We were quite happy watching a female blackbird building her nest on top of a fancy brick pillar under our patio earlier this year. We were a little concerned about if and when the Sun came out as, in another year, a previous occupant had been observed sitting on her brood, beak open, panting to cool down. When this year’s pair began arriving with small worms we realised that their eggs had hatched and enjoyed their antics from the dining room window – for a while! After a week or so, it had got to the point when we could just see tiny chicks’ heads reaching up to beg for bigger worms when things went wrong.
The male blackbird clambered his way through the hydrangea, almost to the nest, looking confused, not knowing what to do next. The poor chicks were reaching up at the slightest sound, even to the click of the back door opening, hungry and very stressed. But there was no sign of their mother. What to do we thought? Where could she be? Meanwhile the male made no effort to feed the chicks but flew at any other blackbirds in the garden to fight them off, to scare them away from his territory. Then we found a few feathers in one corner of the patio; no body but it looked very much as though one of the several unwelcome cats had “disposed” of this wonderful, feathered wildlife parent. What to do, indeed? The chicks were now even responding to a hand waving near to them – cheeping hungrily of course! If one of the 3 grey squirrels visited then the chicks may wind up being lunch for them!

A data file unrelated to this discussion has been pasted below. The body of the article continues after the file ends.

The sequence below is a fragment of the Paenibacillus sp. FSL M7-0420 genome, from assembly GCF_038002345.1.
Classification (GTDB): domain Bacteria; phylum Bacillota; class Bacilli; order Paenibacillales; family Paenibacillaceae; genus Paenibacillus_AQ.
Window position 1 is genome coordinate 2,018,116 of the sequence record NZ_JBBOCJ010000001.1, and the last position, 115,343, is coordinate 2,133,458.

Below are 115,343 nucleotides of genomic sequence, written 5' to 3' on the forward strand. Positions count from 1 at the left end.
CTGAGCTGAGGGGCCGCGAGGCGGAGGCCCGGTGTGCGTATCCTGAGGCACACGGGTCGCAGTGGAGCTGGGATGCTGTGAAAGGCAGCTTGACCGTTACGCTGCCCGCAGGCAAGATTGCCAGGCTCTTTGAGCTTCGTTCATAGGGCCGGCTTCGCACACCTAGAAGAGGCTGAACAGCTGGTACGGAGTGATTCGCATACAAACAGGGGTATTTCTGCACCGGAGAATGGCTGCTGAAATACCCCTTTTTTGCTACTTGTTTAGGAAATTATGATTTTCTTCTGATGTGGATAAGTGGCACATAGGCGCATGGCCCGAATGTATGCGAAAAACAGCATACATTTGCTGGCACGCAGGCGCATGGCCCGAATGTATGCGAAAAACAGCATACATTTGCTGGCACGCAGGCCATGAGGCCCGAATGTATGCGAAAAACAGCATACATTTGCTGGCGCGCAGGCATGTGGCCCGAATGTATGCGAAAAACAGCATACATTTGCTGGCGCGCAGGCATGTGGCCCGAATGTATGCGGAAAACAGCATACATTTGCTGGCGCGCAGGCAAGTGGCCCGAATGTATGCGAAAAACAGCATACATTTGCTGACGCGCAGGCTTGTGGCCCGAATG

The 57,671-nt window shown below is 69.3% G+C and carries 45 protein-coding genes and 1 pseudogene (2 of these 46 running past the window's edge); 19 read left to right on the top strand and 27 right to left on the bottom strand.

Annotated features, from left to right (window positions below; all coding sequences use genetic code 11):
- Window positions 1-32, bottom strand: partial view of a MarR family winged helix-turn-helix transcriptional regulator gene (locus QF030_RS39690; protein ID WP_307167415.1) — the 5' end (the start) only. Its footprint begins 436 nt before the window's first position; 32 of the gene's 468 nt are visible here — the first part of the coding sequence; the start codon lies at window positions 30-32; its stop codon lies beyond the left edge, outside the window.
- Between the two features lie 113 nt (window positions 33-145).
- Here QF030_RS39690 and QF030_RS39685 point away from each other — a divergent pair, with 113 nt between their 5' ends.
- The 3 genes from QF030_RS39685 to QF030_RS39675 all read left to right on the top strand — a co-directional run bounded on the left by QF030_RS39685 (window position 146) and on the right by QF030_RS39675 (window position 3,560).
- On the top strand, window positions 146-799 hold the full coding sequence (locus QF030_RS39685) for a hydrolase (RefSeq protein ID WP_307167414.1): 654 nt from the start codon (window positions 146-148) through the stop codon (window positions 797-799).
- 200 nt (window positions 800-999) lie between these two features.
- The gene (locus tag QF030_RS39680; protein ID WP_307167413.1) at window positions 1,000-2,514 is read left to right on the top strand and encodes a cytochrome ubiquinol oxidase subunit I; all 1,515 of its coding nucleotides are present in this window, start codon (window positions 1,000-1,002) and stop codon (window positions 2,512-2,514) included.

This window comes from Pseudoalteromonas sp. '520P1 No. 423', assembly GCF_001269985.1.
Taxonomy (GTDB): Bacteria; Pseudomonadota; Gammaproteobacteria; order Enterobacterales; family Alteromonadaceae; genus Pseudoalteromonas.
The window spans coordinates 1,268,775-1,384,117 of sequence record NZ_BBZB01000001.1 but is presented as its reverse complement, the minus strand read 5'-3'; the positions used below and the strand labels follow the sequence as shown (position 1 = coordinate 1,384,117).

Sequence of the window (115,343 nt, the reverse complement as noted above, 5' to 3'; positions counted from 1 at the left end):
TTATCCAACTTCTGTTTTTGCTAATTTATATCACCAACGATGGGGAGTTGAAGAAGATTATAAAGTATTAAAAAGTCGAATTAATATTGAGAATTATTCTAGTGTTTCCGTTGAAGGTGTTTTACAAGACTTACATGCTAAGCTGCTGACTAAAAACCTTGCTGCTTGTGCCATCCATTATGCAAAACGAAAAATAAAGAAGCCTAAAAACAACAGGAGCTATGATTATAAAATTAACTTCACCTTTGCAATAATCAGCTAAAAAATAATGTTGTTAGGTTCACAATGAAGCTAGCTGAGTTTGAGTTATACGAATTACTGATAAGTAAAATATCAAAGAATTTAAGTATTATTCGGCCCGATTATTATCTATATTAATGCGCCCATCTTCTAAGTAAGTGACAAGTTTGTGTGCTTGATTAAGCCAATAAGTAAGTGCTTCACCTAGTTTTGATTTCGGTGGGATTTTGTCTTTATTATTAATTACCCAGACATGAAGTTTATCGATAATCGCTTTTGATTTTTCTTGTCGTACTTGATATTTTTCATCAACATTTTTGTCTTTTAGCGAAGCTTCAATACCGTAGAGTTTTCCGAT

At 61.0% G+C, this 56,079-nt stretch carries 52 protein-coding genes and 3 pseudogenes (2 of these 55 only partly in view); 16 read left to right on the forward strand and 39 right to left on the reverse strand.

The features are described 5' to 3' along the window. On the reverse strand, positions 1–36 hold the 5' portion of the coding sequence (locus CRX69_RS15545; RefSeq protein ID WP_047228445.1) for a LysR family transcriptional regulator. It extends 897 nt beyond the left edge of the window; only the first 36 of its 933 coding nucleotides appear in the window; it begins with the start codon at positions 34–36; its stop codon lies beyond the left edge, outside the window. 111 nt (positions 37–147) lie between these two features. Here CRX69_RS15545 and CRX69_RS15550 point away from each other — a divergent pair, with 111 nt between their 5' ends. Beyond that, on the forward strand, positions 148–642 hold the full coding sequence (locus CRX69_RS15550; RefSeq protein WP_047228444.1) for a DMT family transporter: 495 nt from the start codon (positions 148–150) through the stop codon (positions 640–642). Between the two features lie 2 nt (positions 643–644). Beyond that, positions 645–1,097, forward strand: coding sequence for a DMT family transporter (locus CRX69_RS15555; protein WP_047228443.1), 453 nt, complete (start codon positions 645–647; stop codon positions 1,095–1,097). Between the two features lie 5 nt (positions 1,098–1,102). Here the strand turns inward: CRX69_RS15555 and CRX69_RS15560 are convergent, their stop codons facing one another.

My wife went online and tracked down the marvellous Lower Moss Wood Wildlife Hospital, in Knutsford, who agreed to take them on and, hopefully, raise them to adults. So, very carefully, we covered the nest with some soft dark material to calm them down, and then just as carefully transferred the nest plus 3 chicks to a shoe box. When we eventually found Lower Moss Wood Hospital two very kind and sympathetic ladies took charge of the nest. No doubt, as the baby birds are so young, one or other of these caring ladies would be losing some time late at night feeding them. It is a fantastic place, in a great natural setting, where they care for wild creatures of all kinds, foxes, badgers, hedgehogs etc, that may be injured or in need. I believe Sir Bobby Charlton is a patron of the charity.
Here is a link to the site and a short video of “our blackbird babies”: LMWWH